Every artist I’ve seen has a different method, but more than that their process is constantly changing. Because of this, and other reasons, I debated the merits of creating a tutorial of my process. However if in any small way I can help other artists the way other generous tutorials have helped me, then how can I say no? Especially since the main trick I use I don’t see many others talking about. Quick Masks.
I see a lot about of artists talking about clipping masks, and I once got asked what the red/pink stuff was that I was painting. So I’ll start off with a brief tutorial on how to do a quick mask, then show the process for fates arrow and how clipping masks proved to be oh so useful there.
Quick Masks 101
Open up a brand new document in Photoshop, (500 x 500 px). I’m using CS4, but any version should be fine.
A few things to keep in mind as we begin
- Brushes: You can use any brush you want really, however I suggest starting off with clean lines. (we can always adjust these later). I like to use a hard round brush. because I want to select a solid selection. If you wanted to select a patchy area you can use a more patchy brush that fits your needs.
- Color: Revert the color options back to black and white. (it should do this later when you click the quick mask button, but I like to do this anyway). When you are setting the quick mask black will appear as red, and white will appear clear. Areas that are clear will become the active section, and the red you will be able to paint over without it showing up. Once you set up the mask you’ll never have to worry about coloring outside the lines again!
- Opacity: Check your opacity and flow settings and be sure they are set to 100%. I can’t tell you how many times I’ve gone to adjust a quick mask and thought something was broken when nothing visibly changed when really I’d just forgotten to adjust the opacity and flow settings after some airbrushing touch ups. Save a headache, double check.
- Folders: I apply my quick masks to folders rather than layers. This way I can create as many layers as I want for shading, texture and detail, all without worrying about it pouring over into areas I don’t want it to go. It’s a beautiful thing. Be sure to set up a folder now, you’ll need it soon.
Selecting your shape
For this exercise we will be creating whatever shape we want. That’s right, it’s a choose your own adventure tutorial. Go to town and have fun with it. Do something with your own style because that’s what will make it awesome. This tutorial is just about technical skills.
First things first, how to activate the quick mask mode. It’s the little icon right below the paint colors.
Once it’s active it has an indented look. (and if you try and paint solid black it looks translucent red, that’s always a good give away). Next step is to start painting. You’ll want the color choice to be black to start with.
Handy short cut, push (X) to switch between the two colors. (keyboard shortcuts will save you seconds which can quickly turn into hours throughout the week. Learn as many as you can). using black take the paint bucket tool (G) and paint the entire canvas in the translucent red. If you don’t see a paint bucket, you may have the gradient tool selected. They share a slot and a keyboard shortcut. Give it a long click and it will reveal the hidden secrets (and paint bucket) to you. I use the paint bucket instead of a brush for this because it’s possible to miss a spot with the brush. Not fun to find that later.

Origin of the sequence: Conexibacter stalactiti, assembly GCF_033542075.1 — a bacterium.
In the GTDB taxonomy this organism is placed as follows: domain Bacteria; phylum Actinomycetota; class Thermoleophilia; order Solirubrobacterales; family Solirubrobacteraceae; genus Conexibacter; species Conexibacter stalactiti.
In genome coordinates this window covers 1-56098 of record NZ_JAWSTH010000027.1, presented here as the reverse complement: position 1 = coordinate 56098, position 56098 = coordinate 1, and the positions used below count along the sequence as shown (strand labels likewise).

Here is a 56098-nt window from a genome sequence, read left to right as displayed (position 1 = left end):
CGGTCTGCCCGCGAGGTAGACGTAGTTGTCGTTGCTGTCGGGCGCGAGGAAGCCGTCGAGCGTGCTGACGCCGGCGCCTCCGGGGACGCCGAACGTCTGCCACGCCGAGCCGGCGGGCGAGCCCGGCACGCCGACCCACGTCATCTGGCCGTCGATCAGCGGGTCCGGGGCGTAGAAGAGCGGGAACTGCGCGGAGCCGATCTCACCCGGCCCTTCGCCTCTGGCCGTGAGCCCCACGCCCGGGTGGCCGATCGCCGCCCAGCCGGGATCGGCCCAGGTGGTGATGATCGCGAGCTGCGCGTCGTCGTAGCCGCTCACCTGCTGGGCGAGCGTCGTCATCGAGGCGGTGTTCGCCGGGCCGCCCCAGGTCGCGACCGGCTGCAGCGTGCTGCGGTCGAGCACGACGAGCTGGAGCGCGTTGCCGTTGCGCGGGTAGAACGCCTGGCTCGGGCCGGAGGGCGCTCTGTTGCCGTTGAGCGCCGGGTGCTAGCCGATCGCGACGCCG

Now switch colors (X) so you’re using white, and pick up the brush tool (B). Here’s the fun part, paint whatever you want. Just keep it simple for now, you can go crazy later.
Now that you have your quick mask just so, it’s time to give in a home. The next three steps will come in quick succession and attach this selected area to a folder. (you have a folder right?) good. Here we go then.
- Click the quick mask button again and it’ll go into stealth mode. (as seen in the image above).
- Be sure in your layers you have the desired folder selected. (for now that’s the only folder).
- On the bottom of the layers panel you’ll see an icon that looks just like the quick mask icon we were using before (says ‘add layer mask’ if you hover over it). Click that and it’ll apply the quick mask the the selected folder (you can apply it to layers too, but it’s less fun).
- Now create a layer under the quick mask folder and paint in the color of your choice. Make it pretty.
‘ Well that’s all fine and dandy’ you many say, ‘but I just realized I made a huge mistake or want to tweak something other than the color. Do I have to start all over again?’
Never fear, Rachel is here! Edits are easy, even if you want to change the shape of your selection. I’ll show you how it goes.
Simply click on the small image next to the folder. Do not click on the folder icon. Remember all the settings I had you check earlier? they all apply here, only difference is no more red/pink stuff. White will add, while black subtracts Simply paint on your image to add or subtract as desired.
Now you should know everything you need to do really cool things with quick masks. You can add in layers of texture under the folder, shading, detail, anything. And the lines will stay crisp.
In the piece Fates Arrow I used 12 quick mask folders (with some sub folders as well). Below is a brief step by step of my process. I didn’t talk much about the background as I was focusing on the quick mask application. Please forgive me.
Now you go create epic art. If you remember, come back and tell me all about it. It’s lonely here alone on the internetz.